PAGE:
Risk transfer through hardening mentalities?
The UN Secretary-General’s recent remarks on staff security, in light of serious assaults in Kabul and Islamabad, addressed a general trend towards deadly targeted attacks on UN facilities and personnel.
An urgent review of security measures and “overall exposure” is underway. The UN comprehensive approach involves temporary removal of non-core staff from Afghanistan and Pakistan; closer cooperation with military actors to enhance the security of staff whilst maintaining access; firmer pressure on states to provide protection and space to UN staff; supported by measures designed to harden the target.
The Secretary-General is asking for a surge in resources for security management, including a $25m emergency fund to help UNDSS “meet new demands in an increasingly dangerous world”.
Increased protection and deterrence measures seem necessary steps for the UN. Yet unintended consequences could result in a transfer and concentration of risk for NGOs.
Towards protective mindsets?
In Afghanistan and Pakistan, additional security units will guard UN facilities and guest houses. In West Darfur and Chad, the persistent threat of armed banditry has led to armed guards and armed escorts for UN agencies, provoking debate about risk deflection to NGOs. UNHCR hopes to mitigate this by requiring partner organisations to make use of armed escorts; the recent sway of kidnappings in the region fuels the debate further.
Some NGOs will oppose these developments, yet others might respond favourably to embrace a mentality of “hardening” in insecure environments. In highly criminalized environments there is little choice other than increased protection, and as a last resort suspension of activities.
The quick and tangible path to security through protection and deterrence is undoubtedly seductive. With adequate resources, targets may be bolstered and restrictions imposed on movement outside fenced compounds. A “fortress mentality” may be especially prevalent where potential legal consequences of staff neglect begin to override the raison d’être of providing assistance to those most in need.
Ultimately, the right approach to security rests not on the balance between acceptance, protection and deterrence, but on approaches that enable the impartial delivery of humanitarian assistance to those populations most affected and most vulnerable. Agencies can implement successfully only if they are accepted by every group carrying arms and controlling violence. So if harder protection and deterrence measures are necessary, this must be combined with an equal increase in resources for acceptance approaches, to facilitate long-term access and security within changing political environments.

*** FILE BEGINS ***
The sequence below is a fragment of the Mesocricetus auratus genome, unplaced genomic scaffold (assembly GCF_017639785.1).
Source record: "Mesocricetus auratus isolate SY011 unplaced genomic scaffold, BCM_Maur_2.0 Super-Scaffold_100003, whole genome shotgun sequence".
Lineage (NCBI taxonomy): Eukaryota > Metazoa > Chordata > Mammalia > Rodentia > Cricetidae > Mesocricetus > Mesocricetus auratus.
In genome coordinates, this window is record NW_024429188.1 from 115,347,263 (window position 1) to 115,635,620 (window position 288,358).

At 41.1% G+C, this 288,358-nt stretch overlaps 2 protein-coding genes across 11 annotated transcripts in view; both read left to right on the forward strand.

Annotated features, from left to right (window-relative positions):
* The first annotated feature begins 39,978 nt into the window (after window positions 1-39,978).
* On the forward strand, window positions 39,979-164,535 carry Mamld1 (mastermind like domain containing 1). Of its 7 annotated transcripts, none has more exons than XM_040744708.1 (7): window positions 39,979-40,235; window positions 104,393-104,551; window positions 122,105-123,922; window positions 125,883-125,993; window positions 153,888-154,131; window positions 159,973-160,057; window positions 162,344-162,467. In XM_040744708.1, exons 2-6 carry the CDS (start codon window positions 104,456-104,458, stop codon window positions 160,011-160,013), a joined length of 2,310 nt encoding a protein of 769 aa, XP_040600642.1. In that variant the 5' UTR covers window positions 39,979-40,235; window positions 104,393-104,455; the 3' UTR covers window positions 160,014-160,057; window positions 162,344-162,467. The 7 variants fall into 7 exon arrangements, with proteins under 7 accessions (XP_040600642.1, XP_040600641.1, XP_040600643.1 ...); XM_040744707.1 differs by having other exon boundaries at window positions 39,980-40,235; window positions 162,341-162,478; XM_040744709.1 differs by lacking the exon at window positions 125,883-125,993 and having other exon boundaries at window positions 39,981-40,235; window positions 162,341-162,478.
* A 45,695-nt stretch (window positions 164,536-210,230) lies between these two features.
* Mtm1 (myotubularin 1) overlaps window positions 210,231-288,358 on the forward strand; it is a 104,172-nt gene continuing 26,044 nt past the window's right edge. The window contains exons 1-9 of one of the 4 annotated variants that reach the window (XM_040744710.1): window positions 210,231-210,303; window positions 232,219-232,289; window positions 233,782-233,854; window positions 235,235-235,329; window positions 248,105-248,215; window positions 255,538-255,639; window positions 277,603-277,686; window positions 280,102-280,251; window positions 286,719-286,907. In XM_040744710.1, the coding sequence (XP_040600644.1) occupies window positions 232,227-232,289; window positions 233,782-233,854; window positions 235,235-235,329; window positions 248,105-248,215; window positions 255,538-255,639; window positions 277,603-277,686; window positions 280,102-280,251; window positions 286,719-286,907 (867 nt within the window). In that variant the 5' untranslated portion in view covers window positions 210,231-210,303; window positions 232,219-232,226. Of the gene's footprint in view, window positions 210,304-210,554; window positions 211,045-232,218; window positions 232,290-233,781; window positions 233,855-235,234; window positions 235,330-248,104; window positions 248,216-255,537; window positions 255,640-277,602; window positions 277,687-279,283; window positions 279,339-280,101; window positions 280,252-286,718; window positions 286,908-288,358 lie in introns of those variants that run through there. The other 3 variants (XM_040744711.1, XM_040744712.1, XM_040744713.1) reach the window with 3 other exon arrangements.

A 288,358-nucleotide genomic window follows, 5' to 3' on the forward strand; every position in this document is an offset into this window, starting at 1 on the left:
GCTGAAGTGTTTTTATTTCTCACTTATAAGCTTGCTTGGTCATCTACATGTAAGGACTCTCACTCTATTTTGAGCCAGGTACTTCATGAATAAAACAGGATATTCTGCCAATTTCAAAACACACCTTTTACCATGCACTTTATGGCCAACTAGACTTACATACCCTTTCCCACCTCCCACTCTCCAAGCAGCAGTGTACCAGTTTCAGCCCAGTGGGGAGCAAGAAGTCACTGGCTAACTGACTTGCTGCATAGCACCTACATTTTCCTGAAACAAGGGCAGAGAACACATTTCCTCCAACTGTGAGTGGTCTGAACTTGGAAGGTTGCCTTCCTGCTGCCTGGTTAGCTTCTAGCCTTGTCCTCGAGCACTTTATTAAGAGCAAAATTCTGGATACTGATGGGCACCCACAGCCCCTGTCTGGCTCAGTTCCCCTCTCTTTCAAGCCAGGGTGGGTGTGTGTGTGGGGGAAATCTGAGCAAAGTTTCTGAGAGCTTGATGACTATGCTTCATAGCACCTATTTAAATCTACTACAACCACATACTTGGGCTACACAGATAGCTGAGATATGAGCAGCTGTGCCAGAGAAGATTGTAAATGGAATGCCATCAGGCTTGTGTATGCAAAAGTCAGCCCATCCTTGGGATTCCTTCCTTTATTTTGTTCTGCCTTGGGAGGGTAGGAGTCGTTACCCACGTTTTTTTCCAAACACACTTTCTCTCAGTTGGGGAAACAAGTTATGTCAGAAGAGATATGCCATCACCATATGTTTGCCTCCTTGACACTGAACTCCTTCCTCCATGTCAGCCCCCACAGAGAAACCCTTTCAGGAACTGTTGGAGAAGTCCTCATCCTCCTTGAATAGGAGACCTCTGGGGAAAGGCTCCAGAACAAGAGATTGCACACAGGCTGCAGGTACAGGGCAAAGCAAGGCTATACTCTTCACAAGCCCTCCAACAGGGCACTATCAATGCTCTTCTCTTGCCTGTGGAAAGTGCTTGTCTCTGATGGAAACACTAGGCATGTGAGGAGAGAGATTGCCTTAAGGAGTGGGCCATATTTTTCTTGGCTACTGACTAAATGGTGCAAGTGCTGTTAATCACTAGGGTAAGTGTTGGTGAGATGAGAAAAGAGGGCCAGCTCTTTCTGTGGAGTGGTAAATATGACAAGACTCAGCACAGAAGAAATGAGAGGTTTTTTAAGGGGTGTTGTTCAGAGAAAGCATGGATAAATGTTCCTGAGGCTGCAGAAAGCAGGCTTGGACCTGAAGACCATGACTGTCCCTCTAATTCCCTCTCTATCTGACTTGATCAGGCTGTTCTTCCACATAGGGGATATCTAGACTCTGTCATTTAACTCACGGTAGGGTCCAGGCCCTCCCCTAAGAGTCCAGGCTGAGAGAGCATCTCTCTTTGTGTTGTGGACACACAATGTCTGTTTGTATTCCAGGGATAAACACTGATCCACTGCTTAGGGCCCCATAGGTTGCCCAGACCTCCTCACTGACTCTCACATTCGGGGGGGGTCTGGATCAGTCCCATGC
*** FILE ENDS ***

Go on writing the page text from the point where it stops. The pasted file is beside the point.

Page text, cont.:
Safety and security of aid workers requires intense exchange and collective analysis, yet individual identities and approaches must be respected. The joint UN/NGO/IO ‘Saving Lives Together’ Framework holds potential as an effective platform.
Through SLT, agencies could influence mechanisms for the distribution of much-needed resources to NGOs for security management. Since NGOs are responsible for implementing many UN-led programmes, and comprise the greatest presence in insecure areas, it is vital that arrangements for resource transfer are institutionalised. Some NGOs are critical of tardy, UN-centric funding mechanisms.
Dedicated SLT platforms could facilitate much-needed communication between UN agencies and NGOs, to raise awareness of differing threat profiles. Common understanding of varying levels of exposure and risk would help mitigate unintentional risk transfer. These mechanisms could also acknowledge high levels of exposure of local aid workers, for whom security incidents, including fatalities, pass largely unrecognised.
What implications of coordination?
The sharing of security-related information is a positive step, long neglected by all actors. But what does joint analysis and resource sharing imply if the UN’s primary strategies are protective and deterrent? The SLT focus on practical rather than principled collaboration could lead to a convergence in UN and NGO strategies, whilst diversity in mandate and modus operandi is increasingly emphasised.
Will greater access to resources, and more determined participation through SLT, suffice to mitigate unintentional risk transfer from the resource rich to the resource poor? Will it overcome the fear that may lead NGOs to neglect acceptance strategies and environmental interaction, which have been central to humanitarian identity and programme goals? Will the UN share resources predominantly for protection mechanisms, or also for acceptance approaches? Active acceptance remains relatively undefined, but must be integral to a more sustainable solution.
The UN acknowledges its multilateral make-up, and the clear perception amongst some local actors that it is political. Heavy involvement in democratisation in Afghanistan underlines this. The UN’s special status may actually compel (some) NGOs to maintain greater distance, rather than collaborate closely in the spirit of SLT.
The threat of direct attacks against UN and NGO staff poses a dilemma for many humanitarian NGOs. They favour locally-defined acceptance approaches, but fear the effects of internationally-inspired targeting and exposure to escalating risk. NGOs must develop a consistent approach. An approach that reconciles SLT collaboration with distance from political actors undertaking humanitarian activities; and that balances acceptance, protection and deterrence, enabling them to reach all victims safely.
 ‘Remarks to the General Assembly on Staff Security’, available at http://www.un.org/apps/sg/sgstats.asp?nid=4201.
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